New coronavirus (covid-19) cases in Daviess County, Kentucky
Update: December 15, 2020
Update June 10, 2020
My last presentation of local coronavirus data included the addition of the moving average measure. That May 20 post indicated a previous two week decline of covid-19 cases in Owensboro-Daviess County.
Over the past 7-10 days national, state, and some local media have been reporting an increase in cases in several states, including Kentucky. This is precisely why it is important to look at this type of data at the local level.
As of yesterday (June 9th) Owensboro-Daviess County continues to see a stable, declined rate of new cases of coronavirus/covid-19.
*Note: data are not included for several days in late May and a few dates in early June. In late May Governor Andy Beshear 's office changed how they were holding covid-19 media briefings and how they were presenting new case data. I also cannot go back to review any press briefings to retrieve the missing information.
The main comment reply I'd like to include follows:
As I draft this comment I first want to note that Arnie tagged Al, not me. I'm not really seeking anything. I understand that so much data can lead to data overload. I'm a Sociologist and dealing with data is part of my profession. All I have done here is taken the only regularly publicly reported local data and graphed it over time. As has been well noted in the public health community, looking at data over time with this particular public health issue is important due to the time of contraction, dispersion, and contagious infection. When I began tracking this data longitudinally (over time) back in mid March there was no public source of Daviess County data available. You are correct Al, the hospital and public health department do post their data on their social media and online. I have not yet though seen it anywhere in longitudinal form. Daily data is certainly useful but what does daily data mean in the context of the previous day, the previous week, or the previous two weeks? And certainly those issues of where we stand in terms of a trend (currently being couched as a 14 day trend) are deemed critical in how political decisions are made regarding social distancing and reopening the economy and society. I asked early on for access to the data but the data at that time was believed to have not been accurate. I respected that conclusion and certainly did not want to get in the way of the very important work that needed to occur locally in the early stages of this pandemic. You and other stakeholders working closely on this issue may very well be discussing the trend among yourselves but I also feel it's very important for the community to see what is the trend. Trend data is being analyzed at the federal and state level. I personally want to know what is going on at the local level because what happens at the state and national level may not reflect local realities. Because I couldn't get access to local public data and because I understand the importance of looking at this longitudinally, I started tracking it with the data for which I had access.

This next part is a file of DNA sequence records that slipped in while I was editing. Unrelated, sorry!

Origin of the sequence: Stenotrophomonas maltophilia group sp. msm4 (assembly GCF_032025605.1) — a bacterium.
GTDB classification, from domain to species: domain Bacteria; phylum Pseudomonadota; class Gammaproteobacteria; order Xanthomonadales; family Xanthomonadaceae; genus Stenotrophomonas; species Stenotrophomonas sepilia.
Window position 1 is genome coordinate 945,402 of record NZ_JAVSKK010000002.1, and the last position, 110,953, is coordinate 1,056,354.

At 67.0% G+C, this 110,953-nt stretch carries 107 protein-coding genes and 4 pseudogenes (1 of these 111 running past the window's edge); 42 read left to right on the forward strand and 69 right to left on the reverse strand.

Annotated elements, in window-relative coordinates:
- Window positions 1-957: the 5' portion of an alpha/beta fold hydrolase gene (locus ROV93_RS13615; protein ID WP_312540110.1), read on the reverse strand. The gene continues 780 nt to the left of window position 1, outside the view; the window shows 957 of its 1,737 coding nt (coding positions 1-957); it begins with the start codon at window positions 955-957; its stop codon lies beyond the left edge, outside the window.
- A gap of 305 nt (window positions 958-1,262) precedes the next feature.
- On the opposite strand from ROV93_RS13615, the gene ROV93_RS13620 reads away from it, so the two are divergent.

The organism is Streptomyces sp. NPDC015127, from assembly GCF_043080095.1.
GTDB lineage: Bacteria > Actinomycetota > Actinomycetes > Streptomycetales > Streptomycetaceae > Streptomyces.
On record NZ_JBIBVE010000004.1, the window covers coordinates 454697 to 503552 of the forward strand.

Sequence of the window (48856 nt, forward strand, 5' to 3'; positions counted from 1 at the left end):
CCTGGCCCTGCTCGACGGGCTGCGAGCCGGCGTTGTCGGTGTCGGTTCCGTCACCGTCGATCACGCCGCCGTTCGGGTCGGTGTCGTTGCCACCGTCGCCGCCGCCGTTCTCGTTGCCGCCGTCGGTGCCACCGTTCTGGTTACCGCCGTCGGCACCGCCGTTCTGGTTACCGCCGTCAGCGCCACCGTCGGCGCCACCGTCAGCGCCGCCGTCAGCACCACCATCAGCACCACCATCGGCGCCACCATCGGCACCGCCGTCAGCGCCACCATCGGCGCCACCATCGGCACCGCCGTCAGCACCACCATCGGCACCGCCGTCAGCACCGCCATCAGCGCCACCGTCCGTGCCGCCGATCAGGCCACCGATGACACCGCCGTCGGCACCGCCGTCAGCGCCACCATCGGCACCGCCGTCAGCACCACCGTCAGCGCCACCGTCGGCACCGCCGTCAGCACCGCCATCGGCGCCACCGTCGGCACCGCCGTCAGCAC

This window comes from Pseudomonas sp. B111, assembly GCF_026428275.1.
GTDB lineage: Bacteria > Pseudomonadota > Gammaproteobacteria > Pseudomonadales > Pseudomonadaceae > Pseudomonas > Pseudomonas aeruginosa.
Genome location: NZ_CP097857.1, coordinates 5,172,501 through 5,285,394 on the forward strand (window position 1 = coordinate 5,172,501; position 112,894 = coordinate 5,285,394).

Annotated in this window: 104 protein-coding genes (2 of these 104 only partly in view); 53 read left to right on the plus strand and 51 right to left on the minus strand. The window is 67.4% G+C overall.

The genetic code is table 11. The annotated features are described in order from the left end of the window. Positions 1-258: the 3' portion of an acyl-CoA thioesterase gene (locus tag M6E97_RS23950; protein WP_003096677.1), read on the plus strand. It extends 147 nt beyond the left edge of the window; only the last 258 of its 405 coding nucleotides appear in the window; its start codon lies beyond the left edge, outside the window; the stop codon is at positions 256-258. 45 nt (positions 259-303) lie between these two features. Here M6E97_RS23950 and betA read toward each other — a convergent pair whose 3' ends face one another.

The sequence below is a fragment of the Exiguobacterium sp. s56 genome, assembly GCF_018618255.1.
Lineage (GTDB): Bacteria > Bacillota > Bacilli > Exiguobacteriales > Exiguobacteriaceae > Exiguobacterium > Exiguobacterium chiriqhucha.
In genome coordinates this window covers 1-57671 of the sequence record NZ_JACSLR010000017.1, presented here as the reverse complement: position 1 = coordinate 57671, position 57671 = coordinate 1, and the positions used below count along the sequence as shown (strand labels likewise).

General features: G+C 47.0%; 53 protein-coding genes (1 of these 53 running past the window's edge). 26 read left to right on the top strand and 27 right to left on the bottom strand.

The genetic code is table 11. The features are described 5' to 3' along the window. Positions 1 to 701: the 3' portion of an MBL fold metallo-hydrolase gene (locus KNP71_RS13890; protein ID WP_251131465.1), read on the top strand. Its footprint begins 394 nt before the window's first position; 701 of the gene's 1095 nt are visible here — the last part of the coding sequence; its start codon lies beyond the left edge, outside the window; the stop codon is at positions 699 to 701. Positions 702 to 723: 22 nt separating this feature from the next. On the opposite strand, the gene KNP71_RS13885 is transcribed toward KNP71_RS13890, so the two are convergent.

Update, May 14, 2020: trend data
Here's a look at the trend lines of 3 2 week segments (6 weeks) of new coronavirus cases in Daviess County.
It's a very stable line for the first four weeks, followed by a spike then a general downturn the past 7 days. This is encouraging.
Update, April 25, 2020: trend data
Update: As of April 25, 2020 there have been 205 deaths in Kentucky due to the coronavirus. Ninety five (95), or 46% of those deaths stem from people in long term care facilities.
Update: As of April 20, 2020 there have been 154 deaths in Kentucky due to the coronavirus. Fifty nine (59), or 38% of those deaths stem from people in long term care facilities.
Update: As of April 14, 2020, there have been 115 deaths in Kentucky due to the coronavirus. Thirty four (34), or 30% of those deaths stem from people in long term care facilities.
Looking at data over time (longitudinally) helps us to track the trends in increase, stabilization, or decline in cases. Much of the federal and state level data looks at covid-19 cases longitudinally. Unfortunately, comprehensive, longitudinal public data about coronavirus cases in Owensboro-Daviess County does not exist.
I have collected the following information from watching and recording daily new cases as stated by Kentucky Governor Andy Beshear during daily press conferences beginning March 19, 2020.
Because the state data is sometimes updated the following data may or may not reflect exact official numbers for Daviess County.